The Alfa Romeo Spider is a roadster produced by the Italian manufacturer Alfa Romeo from 1966 to 1993 (190 Spiders were badged as 1994 Commemorative Editions for the North American market). Widely regarded as a design classic, it remained in production for almost three decades with only minor aesthetic and mechanical changes.
Based on an Giulia 105 series chassis, the Alfa Romeo Spider was launched in 1966. Unnamed at launch, the name "Duetto" was chosen in a write-in competition in Italy. The Italian firm of Pininfarina was responsible for the design of the body, as well as being involved in the manufacture of the vehicle's monocoque construction (designed with the relatively new principles of crumple zones incorporated into the front and rear). The engine was a 1570cc variant of the Alfa Romeo twin camshaft four cylinder engine, and produced 109 hp. Sparsely fitted inside but including five speed transmission, disc brakes and independent front suspension, the price on launch in Italy was 2,195,000 lire.
The original Alfa Romeo Spider was only in production for a year, replaced in 1967 by the 1750 Spider Veloce, powered by a 118 hp 1779cc engine. In Europe this was fitted with two twin carburettors, whereas models for the North American market had Spica mechanical fuel injection. Modifications were also made to the suspension, brakes, electrics and wheels and tyres though the car looked effectively the same. Visible differences were limited to the rear-view mirror repositioned to the door, and different badging on the tail. During the production run, the front repeater lights were moved ahead of the wheelarches. The car's official title was 1750 Spider Veloce, the name Duetto being dropped from this point on.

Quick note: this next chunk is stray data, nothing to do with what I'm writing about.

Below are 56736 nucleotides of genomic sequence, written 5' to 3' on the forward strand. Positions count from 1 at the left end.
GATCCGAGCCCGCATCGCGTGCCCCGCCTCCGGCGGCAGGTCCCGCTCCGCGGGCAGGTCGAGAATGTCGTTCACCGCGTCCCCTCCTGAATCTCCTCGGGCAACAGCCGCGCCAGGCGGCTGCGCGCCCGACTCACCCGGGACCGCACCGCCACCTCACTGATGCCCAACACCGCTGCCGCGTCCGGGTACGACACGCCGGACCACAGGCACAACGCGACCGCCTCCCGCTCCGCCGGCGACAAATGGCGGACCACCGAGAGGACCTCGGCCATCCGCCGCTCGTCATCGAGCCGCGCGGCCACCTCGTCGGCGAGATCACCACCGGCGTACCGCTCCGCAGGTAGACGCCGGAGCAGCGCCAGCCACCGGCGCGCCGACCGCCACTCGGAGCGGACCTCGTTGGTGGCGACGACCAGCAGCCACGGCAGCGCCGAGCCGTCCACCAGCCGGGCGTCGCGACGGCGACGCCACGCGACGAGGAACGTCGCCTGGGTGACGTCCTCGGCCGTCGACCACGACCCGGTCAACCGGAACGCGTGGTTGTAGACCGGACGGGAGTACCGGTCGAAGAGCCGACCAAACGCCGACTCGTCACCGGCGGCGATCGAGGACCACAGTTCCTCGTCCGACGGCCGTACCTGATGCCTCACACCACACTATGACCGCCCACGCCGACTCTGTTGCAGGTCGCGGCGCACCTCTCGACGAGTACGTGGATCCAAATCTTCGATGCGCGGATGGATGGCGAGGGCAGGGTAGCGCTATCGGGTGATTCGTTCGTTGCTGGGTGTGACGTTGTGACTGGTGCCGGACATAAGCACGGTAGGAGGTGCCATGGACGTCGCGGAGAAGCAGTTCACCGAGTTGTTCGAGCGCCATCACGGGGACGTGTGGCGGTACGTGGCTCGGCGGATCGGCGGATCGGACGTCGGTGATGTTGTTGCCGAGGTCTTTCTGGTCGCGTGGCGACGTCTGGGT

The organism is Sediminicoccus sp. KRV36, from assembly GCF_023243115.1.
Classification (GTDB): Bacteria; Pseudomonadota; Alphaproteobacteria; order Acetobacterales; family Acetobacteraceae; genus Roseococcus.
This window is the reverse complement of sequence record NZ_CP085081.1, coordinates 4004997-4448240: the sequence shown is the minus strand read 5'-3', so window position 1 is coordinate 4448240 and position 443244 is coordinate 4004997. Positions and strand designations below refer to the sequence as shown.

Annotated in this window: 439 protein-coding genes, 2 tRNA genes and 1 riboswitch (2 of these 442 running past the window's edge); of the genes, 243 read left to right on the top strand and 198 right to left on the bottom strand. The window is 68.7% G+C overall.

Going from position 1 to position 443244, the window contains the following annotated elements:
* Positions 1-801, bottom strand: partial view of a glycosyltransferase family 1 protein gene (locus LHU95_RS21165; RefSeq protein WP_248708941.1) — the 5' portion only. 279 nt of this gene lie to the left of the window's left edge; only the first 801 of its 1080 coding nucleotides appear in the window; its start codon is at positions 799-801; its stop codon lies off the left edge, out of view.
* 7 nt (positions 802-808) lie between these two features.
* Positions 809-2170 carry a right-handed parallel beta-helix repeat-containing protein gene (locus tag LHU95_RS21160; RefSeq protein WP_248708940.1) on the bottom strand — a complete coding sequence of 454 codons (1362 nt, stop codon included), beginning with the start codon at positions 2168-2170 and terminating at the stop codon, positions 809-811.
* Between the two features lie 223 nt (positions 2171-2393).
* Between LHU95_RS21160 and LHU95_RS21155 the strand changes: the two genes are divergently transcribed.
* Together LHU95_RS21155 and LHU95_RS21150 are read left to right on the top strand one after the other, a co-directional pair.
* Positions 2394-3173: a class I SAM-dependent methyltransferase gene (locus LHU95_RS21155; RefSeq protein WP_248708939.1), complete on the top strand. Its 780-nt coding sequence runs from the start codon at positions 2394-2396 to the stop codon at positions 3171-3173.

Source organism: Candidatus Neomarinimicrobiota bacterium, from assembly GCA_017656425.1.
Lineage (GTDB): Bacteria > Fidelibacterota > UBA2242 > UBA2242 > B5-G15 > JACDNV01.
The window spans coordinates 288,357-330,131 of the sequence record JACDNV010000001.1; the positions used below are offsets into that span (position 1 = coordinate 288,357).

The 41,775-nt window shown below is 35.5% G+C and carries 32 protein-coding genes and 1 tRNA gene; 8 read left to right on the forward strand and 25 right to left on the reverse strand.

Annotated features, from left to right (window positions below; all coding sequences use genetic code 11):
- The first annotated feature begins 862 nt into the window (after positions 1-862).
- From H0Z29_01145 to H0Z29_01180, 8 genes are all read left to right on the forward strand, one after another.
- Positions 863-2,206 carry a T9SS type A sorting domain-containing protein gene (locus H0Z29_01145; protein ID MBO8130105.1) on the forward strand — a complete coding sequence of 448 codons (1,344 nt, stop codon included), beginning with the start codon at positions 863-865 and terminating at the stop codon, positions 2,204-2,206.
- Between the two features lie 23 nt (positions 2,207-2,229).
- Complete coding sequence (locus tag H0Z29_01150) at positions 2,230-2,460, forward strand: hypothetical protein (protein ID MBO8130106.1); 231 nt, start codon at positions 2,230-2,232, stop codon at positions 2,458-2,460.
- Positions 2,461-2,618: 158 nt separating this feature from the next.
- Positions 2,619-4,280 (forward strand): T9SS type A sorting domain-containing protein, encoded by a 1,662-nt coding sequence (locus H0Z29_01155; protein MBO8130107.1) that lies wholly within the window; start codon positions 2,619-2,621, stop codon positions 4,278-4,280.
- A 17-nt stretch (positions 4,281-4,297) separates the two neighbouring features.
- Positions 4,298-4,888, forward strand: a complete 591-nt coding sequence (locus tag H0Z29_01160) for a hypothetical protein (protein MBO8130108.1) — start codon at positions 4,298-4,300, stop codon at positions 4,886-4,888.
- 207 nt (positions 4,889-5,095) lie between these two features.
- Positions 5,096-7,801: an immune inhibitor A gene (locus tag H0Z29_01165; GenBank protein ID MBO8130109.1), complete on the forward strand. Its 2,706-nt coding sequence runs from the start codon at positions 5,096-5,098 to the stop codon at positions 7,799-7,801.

A new Alfa Romeo Spider 1300 Junior, with a 1290cc engine producing 89 hp, was introduced in 1968. This lacked various features of the 1750, including the plastic headlight fairings, the brake servo, hubcaps and opening quarterlight.
In 1970 the first significant change to the exterior styling was introduced on the 1750 Spider Veloce, with the original's distinctive elongated round tail changed to a more conventional cut-off tail, called the Kamm tail, which arguably made the car look more modern, as well as improving the luggage space. Numerous other small changes took place both inside and out, such as a slightly different grille, new doorhandles, a more raked windscreen, top-hinged pedals and improved interior trim.
1971 saw the Alfa Romeo Spider Veloce get a new, larger powerplant - a 1962cc, 132 hp unit - and consequently the name was changed from 1750 Spider Veloce to 2000 Spider Veloce. The 1600 Spider restarted production a year later as the Alfa Romeo Spider 1600 Junior, and was visually identical to the 1300.
The 1300 and 2000 cars were modified in 1974 and 1975 respectively to include two small seats behind the front seats, becoming a "two plus two" four seater. The 1300 model was discontinued in 1977.